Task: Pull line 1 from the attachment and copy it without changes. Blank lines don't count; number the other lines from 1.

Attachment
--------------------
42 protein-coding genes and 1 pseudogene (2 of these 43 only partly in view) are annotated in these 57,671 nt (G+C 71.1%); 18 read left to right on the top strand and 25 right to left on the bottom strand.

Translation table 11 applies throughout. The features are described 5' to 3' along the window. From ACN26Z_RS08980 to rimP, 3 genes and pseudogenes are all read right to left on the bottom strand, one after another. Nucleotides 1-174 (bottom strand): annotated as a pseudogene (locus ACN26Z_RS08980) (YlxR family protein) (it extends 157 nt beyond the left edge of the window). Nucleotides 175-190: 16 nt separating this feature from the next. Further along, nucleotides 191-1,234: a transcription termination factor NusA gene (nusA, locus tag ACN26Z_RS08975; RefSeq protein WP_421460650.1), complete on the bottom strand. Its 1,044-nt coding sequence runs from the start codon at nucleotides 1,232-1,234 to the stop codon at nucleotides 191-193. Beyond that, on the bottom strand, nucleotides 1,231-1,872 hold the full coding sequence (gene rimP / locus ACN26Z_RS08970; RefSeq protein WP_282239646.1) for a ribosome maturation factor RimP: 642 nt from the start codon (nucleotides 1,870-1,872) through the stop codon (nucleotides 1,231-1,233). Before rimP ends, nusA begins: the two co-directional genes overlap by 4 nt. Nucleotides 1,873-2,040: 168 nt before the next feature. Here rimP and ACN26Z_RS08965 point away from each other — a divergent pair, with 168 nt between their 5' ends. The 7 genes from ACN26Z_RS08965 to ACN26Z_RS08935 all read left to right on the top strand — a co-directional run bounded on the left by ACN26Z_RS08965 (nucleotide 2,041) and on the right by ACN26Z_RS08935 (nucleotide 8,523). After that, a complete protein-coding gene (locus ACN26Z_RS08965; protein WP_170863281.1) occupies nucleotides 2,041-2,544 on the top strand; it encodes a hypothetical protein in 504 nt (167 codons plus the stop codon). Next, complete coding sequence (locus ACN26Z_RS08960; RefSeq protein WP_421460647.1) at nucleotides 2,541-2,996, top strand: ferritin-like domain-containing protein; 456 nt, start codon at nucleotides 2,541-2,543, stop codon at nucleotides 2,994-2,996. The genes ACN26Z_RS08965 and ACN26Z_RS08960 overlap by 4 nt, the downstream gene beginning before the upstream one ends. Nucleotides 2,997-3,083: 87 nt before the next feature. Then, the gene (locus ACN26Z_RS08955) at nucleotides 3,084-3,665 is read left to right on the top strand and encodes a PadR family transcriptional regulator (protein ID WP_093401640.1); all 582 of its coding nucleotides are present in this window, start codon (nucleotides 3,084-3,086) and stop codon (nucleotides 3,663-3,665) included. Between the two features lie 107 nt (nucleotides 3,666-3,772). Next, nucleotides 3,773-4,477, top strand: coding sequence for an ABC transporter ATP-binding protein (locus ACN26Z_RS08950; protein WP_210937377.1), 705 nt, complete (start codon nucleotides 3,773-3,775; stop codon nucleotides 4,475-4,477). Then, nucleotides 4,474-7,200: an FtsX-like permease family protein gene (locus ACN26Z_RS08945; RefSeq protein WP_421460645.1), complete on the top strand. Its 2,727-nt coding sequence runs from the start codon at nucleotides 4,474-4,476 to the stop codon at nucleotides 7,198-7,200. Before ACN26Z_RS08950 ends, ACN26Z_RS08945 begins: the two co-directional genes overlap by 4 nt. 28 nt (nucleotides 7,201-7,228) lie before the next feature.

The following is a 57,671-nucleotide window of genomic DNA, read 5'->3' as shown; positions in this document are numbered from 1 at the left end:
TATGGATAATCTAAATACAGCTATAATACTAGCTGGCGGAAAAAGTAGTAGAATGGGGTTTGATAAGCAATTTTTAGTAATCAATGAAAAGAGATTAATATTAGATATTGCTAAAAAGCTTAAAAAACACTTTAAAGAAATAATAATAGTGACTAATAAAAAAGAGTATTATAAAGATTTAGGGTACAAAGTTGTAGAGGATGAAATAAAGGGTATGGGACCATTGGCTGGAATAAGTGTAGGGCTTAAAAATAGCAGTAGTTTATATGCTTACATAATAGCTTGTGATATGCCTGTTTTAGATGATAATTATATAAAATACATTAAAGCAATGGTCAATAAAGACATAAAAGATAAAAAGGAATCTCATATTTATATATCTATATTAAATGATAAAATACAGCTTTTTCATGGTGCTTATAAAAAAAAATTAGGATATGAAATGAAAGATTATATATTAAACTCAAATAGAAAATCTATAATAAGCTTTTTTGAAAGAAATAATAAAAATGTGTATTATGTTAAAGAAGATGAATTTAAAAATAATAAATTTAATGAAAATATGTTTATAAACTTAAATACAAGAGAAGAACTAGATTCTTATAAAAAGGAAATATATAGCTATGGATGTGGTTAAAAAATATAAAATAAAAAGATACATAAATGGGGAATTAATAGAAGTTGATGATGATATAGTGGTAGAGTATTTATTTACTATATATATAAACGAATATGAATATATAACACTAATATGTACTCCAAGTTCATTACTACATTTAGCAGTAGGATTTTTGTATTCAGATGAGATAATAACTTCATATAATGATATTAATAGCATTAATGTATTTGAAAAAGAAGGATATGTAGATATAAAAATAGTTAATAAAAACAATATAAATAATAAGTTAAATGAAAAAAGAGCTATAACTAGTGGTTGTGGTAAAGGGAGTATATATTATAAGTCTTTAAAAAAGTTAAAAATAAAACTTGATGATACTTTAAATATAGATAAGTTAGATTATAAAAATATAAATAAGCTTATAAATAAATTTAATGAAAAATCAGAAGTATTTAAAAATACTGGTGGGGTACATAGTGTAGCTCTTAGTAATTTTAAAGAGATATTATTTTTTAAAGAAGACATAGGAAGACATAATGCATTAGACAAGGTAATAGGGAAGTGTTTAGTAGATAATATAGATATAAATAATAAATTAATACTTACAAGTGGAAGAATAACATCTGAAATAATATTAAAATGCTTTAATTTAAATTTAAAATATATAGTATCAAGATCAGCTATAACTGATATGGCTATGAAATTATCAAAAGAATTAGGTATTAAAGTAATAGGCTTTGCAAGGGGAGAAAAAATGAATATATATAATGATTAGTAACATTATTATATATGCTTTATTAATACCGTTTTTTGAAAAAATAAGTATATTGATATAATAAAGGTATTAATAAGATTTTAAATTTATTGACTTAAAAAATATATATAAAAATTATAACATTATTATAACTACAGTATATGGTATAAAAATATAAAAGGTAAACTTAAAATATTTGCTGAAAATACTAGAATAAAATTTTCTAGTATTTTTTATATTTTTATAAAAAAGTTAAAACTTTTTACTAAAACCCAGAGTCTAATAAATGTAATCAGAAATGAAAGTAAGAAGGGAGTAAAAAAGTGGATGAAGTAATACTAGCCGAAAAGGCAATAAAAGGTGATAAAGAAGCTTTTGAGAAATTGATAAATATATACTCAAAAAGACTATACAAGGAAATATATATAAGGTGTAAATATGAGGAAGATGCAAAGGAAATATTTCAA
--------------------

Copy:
42 protein-coding genes and 1 pseudogene (2 of these 43 only partly in view) are annotated in these 57,671 nt (G+C 71.1%); 18 read left to right on the top strand and 25 right to left on the bottom strand.